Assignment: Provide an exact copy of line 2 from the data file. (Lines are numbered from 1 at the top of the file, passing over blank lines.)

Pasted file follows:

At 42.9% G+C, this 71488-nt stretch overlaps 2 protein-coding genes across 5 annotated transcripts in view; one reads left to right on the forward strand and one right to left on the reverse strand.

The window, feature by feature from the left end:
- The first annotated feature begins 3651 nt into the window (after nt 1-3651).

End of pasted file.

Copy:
The window, feature by feature from the left end: